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J Healthc Risk Manag. 2016 Apr;35(4):38-47. doi: 10.1002/jhrm.21223.

A Comparison between office and other ambulatory practices: Analysis from the National Anesthesia Clinical Outcomes Registry.

Author information

1
Department of Anesthesia, Critical Care, and Pain Medicine, Beth Israel Deaconess Medical Center, Harvard Medical School, Boston, MA.
2
Department of Anesthesiology, Perioperative and Pain Medicine, Harvard Medical School, Brigham and Women's Hospital, Boston, MA.
3
Anesthesia Quality Institute, Schaumburg, IL.

Abstract

Ambulatory and office-based surgery is expanding rapidly. While growth continues, there are lingering patient safety concerns. To this end, the American Society of Anesthesiologists (ASA) created the Anesthesia Quality Institute (AQI), which collected patient and procedural characteristics on 23,341,130 anesthetics from all health care settings from 2010 to 2014. Of these, 179,618 office and 4,627,379 ambulatory cases were isolated and compared. Our findings show that although both settings are often grouped together, there are statistically significant differences in patient demographics, procedure types, and reported adverse events. Among these reports, inadequate postoperative pain control and nausea/vomiting are the most common issue. More serious events such as death, cardiac arrest, and vision loss occurred but were rare.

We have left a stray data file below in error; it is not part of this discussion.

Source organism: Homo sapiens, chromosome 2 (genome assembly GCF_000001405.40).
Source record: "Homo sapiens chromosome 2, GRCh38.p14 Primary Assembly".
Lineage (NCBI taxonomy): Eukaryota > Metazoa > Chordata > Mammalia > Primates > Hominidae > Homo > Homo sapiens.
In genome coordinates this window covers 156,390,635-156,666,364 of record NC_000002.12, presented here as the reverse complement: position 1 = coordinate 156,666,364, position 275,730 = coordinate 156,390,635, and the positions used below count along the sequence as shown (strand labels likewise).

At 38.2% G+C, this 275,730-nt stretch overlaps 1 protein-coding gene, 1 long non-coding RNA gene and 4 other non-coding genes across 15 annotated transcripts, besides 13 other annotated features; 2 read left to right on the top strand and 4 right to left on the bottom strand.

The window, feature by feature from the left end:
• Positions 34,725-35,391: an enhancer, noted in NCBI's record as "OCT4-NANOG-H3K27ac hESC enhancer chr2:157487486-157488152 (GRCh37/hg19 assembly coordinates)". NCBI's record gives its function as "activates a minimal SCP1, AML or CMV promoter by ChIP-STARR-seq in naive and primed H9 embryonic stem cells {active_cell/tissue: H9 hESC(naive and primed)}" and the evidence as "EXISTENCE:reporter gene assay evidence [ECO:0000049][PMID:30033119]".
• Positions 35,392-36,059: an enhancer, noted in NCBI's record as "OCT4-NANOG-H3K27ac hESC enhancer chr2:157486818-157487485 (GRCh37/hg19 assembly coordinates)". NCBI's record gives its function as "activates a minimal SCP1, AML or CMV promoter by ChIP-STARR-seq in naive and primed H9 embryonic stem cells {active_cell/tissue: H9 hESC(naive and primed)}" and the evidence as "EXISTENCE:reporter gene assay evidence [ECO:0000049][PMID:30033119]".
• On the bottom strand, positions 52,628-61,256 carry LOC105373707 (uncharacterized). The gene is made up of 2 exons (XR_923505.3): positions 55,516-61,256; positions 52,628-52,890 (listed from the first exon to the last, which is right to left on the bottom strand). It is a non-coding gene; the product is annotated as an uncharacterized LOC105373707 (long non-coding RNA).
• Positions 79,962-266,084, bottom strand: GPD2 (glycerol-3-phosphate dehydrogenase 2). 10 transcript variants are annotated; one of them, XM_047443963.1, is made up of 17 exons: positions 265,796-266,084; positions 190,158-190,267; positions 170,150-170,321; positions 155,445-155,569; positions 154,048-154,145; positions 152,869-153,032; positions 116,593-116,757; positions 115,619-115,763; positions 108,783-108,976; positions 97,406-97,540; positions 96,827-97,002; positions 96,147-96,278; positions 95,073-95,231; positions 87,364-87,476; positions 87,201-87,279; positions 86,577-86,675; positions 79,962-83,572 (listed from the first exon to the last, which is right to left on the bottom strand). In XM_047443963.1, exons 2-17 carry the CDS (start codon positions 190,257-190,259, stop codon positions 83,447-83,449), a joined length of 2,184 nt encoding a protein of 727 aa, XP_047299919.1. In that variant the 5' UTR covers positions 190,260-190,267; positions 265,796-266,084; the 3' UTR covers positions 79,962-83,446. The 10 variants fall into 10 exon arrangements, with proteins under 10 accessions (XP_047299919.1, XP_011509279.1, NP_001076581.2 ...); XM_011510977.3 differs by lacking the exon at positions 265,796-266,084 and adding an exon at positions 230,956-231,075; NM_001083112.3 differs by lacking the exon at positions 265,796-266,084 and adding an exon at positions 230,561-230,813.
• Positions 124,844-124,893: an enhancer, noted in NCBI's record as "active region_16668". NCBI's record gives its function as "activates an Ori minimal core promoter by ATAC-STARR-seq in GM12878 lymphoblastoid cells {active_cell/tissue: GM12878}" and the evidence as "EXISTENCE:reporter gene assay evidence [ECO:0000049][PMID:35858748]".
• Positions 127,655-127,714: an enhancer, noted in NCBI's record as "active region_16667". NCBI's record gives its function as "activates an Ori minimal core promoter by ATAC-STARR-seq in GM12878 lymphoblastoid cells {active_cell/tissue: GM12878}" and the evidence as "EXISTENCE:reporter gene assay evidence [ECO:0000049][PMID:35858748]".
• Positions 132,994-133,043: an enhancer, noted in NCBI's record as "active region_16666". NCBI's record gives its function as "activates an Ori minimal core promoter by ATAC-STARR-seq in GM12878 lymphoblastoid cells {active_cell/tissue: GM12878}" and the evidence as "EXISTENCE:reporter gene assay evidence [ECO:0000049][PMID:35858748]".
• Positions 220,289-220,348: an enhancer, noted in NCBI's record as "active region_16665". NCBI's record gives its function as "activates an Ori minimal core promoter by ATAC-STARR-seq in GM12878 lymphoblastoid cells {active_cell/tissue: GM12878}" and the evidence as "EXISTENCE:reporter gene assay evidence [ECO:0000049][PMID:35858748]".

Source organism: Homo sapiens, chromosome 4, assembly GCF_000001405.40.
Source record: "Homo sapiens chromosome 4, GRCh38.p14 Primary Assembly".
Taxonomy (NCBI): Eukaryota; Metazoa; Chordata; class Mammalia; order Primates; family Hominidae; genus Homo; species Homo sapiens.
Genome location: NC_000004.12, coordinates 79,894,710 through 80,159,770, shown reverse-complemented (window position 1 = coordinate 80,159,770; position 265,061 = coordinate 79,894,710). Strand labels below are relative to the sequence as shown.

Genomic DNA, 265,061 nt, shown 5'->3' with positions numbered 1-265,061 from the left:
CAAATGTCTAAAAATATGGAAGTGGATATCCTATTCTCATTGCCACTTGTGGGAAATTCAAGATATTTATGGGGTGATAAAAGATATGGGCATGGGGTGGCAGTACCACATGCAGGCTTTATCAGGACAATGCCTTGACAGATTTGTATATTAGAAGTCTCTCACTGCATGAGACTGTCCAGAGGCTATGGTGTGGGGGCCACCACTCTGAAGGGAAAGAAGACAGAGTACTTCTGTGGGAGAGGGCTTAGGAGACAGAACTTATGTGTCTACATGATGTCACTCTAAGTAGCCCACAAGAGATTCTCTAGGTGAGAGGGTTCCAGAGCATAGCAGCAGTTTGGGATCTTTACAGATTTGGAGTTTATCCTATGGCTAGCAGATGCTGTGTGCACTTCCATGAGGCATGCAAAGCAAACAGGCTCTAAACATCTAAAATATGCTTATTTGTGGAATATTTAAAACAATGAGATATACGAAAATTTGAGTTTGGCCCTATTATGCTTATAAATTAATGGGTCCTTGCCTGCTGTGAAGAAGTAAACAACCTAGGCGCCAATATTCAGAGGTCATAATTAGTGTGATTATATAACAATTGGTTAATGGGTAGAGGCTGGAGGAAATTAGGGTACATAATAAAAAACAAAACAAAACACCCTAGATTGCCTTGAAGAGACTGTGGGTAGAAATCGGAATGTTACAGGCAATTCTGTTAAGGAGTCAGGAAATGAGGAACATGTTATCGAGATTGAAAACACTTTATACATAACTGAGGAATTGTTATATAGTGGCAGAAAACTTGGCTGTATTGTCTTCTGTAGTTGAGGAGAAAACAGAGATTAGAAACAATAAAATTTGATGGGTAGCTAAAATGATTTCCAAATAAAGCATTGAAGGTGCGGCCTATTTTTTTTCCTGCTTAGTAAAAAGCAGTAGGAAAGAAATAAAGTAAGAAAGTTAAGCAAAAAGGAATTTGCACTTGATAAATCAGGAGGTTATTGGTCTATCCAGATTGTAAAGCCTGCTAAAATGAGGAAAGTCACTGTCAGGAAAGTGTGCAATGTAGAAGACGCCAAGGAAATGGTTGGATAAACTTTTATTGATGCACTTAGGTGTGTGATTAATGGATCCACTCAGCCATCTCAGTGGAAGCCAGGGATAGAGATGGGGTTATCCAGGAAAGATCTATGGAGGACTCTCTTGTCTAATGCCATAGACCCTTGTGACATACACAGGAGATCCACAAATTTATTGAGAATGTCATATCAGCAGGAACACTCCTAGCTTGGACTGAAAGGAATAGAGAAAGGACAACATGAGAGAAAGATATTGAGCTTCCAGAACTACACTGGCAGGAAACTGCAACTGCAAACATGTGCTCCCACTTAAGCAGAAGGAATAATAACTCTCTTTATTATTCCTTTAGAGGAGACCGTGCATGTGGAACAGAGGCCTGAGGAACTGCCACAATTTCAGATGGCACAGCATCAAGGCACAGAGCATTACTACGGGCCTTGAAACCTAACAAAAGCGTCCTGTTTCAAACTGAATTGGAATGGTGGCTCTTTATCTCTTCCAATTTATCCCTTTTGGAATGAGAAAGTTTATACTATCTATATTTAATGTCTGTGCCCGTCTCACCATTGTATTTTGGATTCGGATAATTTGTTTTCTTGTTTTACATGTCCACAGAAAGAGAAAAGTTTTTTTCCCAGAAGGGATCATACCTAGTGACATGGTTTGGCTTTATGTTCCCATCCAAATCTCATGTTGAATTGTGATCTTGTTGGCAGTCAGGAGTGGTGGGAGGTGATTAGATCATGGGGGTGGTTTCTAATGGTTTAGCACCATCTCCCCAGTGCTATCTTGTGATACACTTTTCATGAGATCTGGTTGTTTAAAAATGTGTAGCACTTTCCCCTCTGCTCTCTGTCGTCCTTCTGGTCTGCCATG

PMID:
27088775
DOI:
10.1002/jhrm.21223
[Indexed for MEDLINE]

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